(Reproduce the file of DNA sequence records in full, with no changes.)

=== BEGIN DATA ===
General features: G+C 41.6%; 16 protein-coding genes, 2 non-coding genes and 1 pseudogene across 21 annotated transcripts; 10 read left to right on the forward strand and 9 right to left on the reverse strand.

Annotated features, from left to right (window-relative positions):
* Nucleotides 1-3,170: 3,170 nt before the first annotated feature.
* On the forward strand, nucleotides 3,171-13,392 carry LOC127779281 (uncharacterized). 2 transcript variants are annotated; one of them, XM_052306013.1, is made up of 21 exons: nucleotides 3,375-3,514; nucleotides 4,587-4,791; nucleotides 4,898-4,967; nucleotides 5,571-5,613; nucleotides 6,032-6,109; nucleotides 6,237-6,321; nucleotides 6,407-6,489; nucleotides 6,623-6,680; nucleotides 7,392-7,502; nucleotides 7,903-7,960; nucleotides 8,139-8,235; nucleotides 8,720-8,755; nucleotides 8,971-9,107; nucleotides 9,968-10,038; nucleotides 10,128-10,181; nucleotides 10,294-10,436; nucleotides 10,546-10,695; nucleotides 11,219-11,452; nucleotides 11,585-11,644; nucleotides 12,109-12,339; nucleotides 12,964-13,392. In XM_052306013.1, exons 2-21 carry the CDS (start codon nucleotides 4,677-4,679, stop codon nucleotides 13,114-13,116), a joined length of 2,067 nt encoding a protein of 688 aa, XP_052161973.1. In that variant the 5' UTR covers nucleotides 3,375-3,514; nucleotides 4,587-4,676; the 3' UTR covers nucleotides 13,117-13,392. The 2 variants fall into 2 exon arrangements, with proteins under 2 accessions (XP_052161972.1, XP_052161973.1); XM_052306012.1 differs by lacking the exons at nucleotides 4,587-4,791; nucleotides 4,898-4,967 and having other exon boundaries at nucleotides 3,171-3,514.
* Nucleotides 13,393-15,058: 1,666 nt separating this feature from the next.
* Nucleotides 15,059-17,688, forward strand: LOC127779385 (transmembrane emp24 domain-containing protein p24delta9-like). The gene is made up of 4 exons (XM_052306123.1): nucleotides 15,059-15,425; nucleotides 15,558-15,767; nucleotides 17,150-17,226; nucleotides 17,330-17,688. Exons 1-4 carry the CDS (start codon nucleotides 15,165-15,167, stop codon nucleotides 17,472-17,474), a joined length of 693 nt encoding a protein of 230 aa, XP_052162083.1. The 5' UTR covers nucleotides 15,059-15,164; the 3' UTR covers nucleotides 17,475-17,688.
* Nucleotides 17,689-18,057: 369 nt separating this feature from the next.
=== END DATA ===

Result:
General features: G+C 41.6%; 16 protein-coding genes, 2 non-coding genes and 1 pseudogene across 21 annotated transcripts; 10 read left to right on the forward strand and 9 right to left on the reverse strand.

Annotated features, from left to right (window-relative positions):
* Nucleotides 1-3,170: 3,170 nt before the first annotated feature.
* On the forward strand, nucleotides 3,171-13,392 carry LOC127779281 (uncharacterized). 2 transcript variants are annotated; one of them, XM_052306013.1, is made up of 21 exons: nucleotides 3,375-3,514; nucleotides 4,587-4,791; nucleotides 4,898-4,967; nucleotides 5,571-5,613; nucleotides 6,032-6,109; nucleotides 6,237-6,321; nucleotides 6,407-6,489; nucleotides 6,623-6,680; nucleotides 7,392-7,502; nucleotides 7,903-7,960; nucleotides 8,139-8,235; nucleotides 8,720-8,755; nucleotides 8,971-9,107; nucleotides 9,968-10,038; nucleotides 10,128-10,181; nucleotides 10,294-10,436; nucleotides 10,546-10,695; nucleotides 11,219-11,452; nucleotides 11,585-11,644; nucleotides 12,109-12,339; nucleotides 12,964-13,392. In XM_052306013.1, exons 2-21 carry the CDS (start codon nucleotides 4,677-4,679, stop codon nucleotides 13,114-13,116), a joined length of 2,067 nt encoding a protein of 688 aa, XP_052161973.1. In that variant the 5' UTR covers nucleotides 3,375-3,514; nucleotides 4,587-4,676; the 3' UTR covers nucleotides 13,117-13,392. The 2 variants fall into 2 exon arrangements, with proteins under 2 accessions (XP_052161972.1, XP_052161973.1); XM_052306012.1 differs by lacking the exons at nucleotides 4,587-4,791; nucleotides 4,898-4,967 and having other exon boundaries at nucleotides 3,171-3,514.
* Nucleotides 13,393-15,058: 1,666 nt separating this feature from the next.
* Nucleotides 15,059-17,688, forward strand: LOC127779385 (transmembrane emp24 domain-containing protein p24delta9-like). The gene is made up of 4 exons (XM_052306123.1): nucleotides 15,059-15,425; nucleotides 15,558-15,767; nucleotides 17,150-17,226; nucleotides 17,330-17,688. Exons 1-4 carry the CDS (start codon nucleotides 15,165-15,167, stop codon nucleotides 17,472-17,474), a joined length of 693 nt encoding a protein of 230 aa, XP_052162083.1. The 5' UTR covers nucleotides 15,059-15,164; the 3' UTR covers nucleotides 17,475-17,688.
* Nucleotides 17,689-18,057: 369 nt separating this feature from the next.